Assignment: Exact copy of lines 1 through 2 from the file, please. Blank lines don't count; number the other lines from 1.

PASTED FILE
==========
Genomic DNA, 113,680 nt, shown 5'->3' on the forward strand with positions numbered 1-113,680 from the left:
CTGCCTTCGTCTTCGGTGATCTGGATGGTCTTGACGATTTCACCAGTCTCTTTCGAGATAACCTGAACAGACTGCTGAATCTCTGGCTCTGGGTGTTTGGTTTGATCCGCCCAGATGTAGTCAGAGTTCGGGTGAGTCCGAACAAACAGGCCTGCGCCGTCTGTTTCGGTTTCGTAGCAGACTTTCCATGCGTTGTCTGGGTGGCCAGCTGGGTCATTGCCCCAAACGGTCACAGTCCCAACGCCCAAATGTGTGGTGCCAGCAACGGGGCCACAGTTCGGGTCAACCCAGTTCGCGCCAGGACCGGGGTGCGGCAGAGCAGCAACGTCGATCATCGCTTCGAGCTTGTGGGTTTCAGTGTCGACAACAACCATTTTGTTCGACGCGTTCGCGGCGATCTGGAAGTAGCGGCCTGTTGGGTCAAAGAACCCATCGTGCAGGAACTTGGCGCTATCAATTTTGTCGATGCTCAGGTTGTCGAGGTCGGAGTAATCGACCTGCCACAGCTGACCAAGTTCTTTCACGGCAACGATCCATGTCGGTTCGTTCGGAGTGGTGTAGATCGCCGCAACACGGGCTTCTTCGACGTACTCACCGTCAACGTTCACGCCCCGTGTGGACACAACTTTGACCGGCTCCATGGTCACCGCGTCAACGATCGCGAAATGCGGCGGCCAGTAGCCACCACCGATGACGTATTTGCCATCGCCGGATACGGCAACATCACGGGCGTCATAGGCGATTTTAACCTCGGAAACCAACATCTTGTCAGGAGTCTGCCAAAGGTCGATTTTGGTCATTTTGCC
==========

Genomic DNA, 113,680 nt, shown 5'->3' on the forward strand with positions numbered 1-113,680 from the left:
CTGCCTTCGTCTTCGGTGATCTGGATGGTCTTGACGATTTCACCAGTCTCTTTCGAGATAACCTGAACAGACTGCTGAATCTCTGGCTCTGGGTGTTTGGTTTGATCCGCCCAGATGTAGTCAGAGTTCGGGTGAGTCCGAACAAACAGGCCTGCGCCGTCTGTTTCGGTTTCGTAGCAGACTTTCCATGCGTTGTCTGGGTGGCCAGCTGGGTCATTGCCCCAAACGGTCACAGTCCCAACGCCCAAATGTGTGGTGCCAGCAACGGGGCCACAGTTCGGGTCAACCCAGTTCGCGCCAGGACCGGGGTGCGGCAGAGCAGCAACGTCGATCATCGCTTCGAGCTTGTGGGTTTCAGTGTCGACAACAACCATTTTGTTCGACGCGTTCGCGGCGATCTGGAAGTAGCGGCCTGTTGGGTCAAAGAACCCATCGTGCAGGAACTTGGCGCTATCAATTTTGTCGATGCTCAGGTTGTCGAGGTCGGAGTAATCGACCTGCCACAGCTGACCAAGTTCTTTCACGGCAACGATCCATGTCGGTTCGTTCGGAGTGGTGTAGATCGCCGCAACACGGGCTTCTTCGACGTACTCACCGTCAACGTTCACGCCCCGTGTGGACACAACTTTGACCGGCTCCATGGTCACCGCGTCAACGATCGCGAAATGCGGCGGCCAGTAGCCACCACCGATGACGTATTTGCCATCGCCGGATACGGCAACATCACGGGCGTCATAGGCGATTTTAACCTCGGAAACCAACATCTTGTCAGGAGTCTGCCAAAGGTCGATTTTGGTCATTTTGCC